Mariano Licudine serves the Derby Daiquiri in Puerto Rico in 1959. The seminar will reveal The Mai-Kai’s relationship with the Rums of Puerto Rico trade group. (From Potions of the Caribbean, courtesy of The Mai-Kai)

Seminar sneak preview

Here’s a glimpse of what you can expect during the first-ever official Mai-Kai cocktail seminar at Tiki Oasis:

  • Three different Daiquiris will be served by the Tiki Oasis cocktail crew, including the Derby, as we reveal and dissect each recipe.
  • Rare and never-before-seen images from the archives will be shown, including Mattei family photos.

  • We’ll take the most detailed look yet at the creation and explosive popularity of the Derby Daiquiri, known as “the $100,000 Drink.”

  • The seminar will conclude with the premiere of a new recipe created especially for Tiki Oasis and San Diego.

The Derby Daiquiri: The Mai-Kai’s ‘$100,000 drink’ is worth its weight in gold
The Derby Daiquiri: The Mai-Kai’s ‘$100,000 drink’ is worth its weight in gold UPDATED
A deep dive into the fascinating history of the cocktail that made The Mai-Kai and its head mixologist famous.
>>> UPDATED HISTORY, REVIEW AND MORE
NEW: Tribute recipe | The Derby Daiquiri on Spike’s Breezeway Cocktail Hour

Lost Cocktails of The Mai-Kai: Classic Daiquiri lost favor when Cuba fell, but influence endures
Lost Cocktails of The Mai-Kai: Classic Daiquiri lost favor when Cuba fell, but influence endures UPDATED
Revisit The Mai-Kai’s version of a classic, including a recently unveiled recipe that links back to Don the Beachcomber.
>>> UPDATED HISTORY & REVIEW | NEW: AUTHENTIC RECIPE

More on The Atomic Grog
* Okole Maluna Society: The Mai-Kai Cocktail Guide
* More on the Daiquiri, plus 18 other recipes in the A-Z cocktail guide

The Mai-Kai is in the midst of a multi-year, multimillion-dollar restoration and renovation project. (Photo by Hurricane Hayward / July 2023)
The Mai-Kai is in the midst of a multi-year, multimillion-dollar restoration and renovation project. (Photo by Hurricane Hayward / July 2023)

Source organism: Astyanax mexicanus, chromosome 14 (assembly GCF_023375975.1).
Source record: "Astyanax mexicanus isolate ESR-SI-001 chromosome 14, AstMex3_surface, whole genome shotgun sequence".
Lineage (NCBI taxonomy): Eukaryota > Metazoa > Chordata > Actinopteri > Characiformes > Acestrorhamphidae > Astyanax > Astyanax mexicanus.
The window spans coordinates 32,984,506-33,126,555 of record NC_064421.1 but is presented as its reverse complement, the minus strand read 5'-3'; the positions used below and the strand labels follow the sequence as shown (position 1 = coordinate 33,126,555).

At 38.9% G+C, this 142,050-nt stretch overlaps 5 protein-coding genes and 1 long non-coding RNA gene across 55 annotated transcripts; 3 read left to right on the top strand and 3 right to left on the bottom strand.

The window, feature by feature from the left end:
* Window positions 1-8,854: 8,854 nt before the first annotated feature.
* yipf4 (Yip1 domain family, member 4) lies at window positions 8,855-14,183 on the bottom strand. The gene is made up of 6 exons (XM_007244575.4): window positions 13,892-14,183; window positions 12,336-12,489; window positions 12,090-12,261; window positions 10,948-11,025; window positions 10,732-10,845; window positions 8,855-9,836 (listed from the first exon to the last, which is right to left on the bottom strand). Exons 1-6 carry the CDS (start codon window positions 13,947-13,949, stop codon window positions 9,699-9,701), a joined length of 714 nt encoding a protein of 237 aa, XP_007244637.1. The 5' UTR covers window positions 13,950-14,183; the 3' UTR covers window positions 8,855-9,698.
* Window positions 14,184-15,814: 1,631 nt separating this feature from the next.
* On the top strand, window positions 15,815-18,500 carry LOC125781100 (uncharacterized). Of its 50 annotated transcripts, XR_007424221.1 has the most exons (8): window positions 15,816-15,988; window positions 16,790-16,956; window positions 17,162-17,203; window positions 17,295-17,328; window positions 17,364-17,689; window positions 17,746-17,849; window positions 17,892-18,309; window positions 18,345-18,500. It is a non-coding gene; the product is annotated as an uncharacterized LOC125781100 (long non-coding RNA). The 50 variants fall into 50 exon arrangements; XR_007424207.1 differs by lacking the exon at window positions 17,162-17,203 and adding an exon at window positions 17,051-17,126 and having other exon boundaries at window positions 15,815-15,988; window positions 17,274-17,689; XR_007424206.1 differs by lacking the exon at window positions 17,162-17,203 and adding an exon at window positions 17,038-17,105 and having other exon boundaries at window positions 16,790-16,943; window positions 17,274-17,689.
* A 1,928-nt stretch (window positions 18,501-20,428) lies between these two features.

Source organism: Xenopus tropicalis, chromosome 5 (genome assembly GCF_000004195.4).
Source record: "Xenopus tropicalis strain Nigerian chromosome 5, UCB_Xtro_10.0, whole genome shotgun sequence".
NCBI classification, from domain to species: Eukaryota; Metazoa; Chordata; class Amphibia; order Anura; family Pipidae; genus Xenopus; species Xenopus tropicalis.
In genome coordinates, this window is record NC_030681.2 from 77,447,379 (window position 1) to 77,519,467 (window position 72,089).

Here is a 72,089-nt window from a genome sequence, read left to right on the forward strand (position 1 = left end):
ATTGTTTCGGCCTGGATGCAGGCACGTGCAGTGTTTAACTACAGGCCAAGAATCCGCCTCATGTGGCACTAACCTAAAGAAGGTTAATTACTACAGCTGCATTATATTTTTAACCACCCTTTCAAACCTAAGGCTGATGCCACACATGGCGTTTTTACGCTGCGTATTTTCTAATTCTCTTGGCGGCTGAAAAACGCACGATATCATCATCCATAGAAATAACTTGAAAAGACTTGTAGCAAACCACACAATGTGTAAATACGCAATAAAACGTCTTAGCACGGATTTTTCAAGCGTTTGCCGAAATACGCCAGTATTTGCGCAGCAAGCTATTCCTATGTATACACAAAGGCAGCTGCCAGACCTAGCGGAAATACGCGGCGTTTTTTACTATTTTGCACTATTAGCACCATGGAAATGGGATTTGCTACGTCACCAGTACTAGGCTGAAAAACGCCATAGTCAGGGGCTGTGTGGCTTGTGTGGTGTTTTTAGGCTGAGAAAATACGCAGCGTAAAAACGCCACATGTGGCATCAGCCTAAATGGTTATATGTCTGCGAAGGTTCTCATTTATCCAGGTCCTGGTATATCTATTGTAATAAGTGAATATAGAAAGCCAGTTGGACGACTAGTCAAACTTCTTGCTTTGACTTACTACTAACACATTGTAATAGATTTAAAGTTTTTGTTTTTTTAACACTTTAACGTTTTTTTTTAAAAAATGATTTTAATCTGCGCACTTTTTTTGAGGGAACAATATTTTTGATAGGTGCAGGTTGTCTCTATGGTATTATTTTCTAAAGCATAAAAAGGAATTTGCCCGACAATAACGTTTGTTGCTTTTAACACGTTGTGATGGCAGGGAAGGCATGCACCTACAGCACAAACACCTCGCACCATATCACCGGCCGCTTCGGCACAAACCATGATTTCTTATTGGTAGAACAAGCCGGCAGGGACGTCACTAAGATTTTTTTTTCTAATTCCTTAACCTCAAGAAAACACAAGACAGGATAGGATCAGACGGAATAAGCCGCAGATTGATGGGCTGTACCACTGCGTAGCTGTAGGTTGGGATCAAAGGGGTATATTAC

Tiki History Reimagined: The Restoration and Reopening of The Mai-Kai
Jim “Hurricane” Hayward with “Typhoon Tommy” Allsmiller and Kern Mattei
2:30 p.m. Saturday, Aug. 5, $20 [BUY TICKETS]

The Mai-Kai is a miraculous survivor. The South Florida historic landmark endured a near-catastrophic roof collapse in late 2020 but found new owners with deep pockets and an ambitious vision to preserve it for generations to come. When the restoration of the 66-year-old Polynesian palace is complete, it will be meticulously returned to its former glory and also include millions of dollars in enhancements that respect the past and charge boldly into the future. In this multimedia presentation, embedded journalist Jim “Hurricane” Hayward of The Atomic Grog blog will take you behind the scenes at The Mai-Kai. He’ll be joined by two key members of The Mai-Kai team: Creative director “Typhoon Tommy” Allsmiller will offer unique insights into the painstaking restoration efforts, while longtime manager Kern Mattei will provide up-to-the-minute news on the renovation project, along with his unique perspective on Mai-Kai history.

Creative director "Typhoon Tommy" Allsmiller (right) has been joined by fellow Florida artist and craftsman Scott "Flounder" Scheidly for the ambitious job of restoring the interior of The Mai-Kai, including more than 100 vintage lamps. (Photo by Hurricane Hayward / July 2023)
Creative director “Typhoon Tommy” Allsmiller (right) has been joined by fellow Florida artist and craftsman Scott “Flounder” Scheidly for the ambitious job of restoring the interior of The Mai-Kai, including more than 100 vintage lamps. (Photo by Hurricane Hayward / July 2023)

About The Mai-Kai team

Jim “Hurricane” Hayward is a veteran journalist and blogger, best known for The Atomic Grog blog – covering Tiki events, music, art cocktails and culture since 2011. Along with its popular Mai-Kai cocktail guide, the blog has become the go-to source of information on the landmark restaurant’s closing, sale, restoration, and reopening. Typhoon Tommy is a multiple Thea Award-winning scenic artist with 13 years of experience in the theme park industry. After turning his talents full-time to creating magical escapes in the world of Tiki, he became creative director and designer for The Mai-Kai renovation project in 2022. Kern Mattei grew up at the historic restaurant during its heyday and now leads the efforts to modernize the infrastructure while maintaining as much of its original beauty as possible. He has been general manager since 1993, following in the footsteps of his father, Kern Mattei Sr. (1964-1991).

Continue reading “The Mai-Kai team joins The Atomic Grog for two special presentations at Tiki Oasis”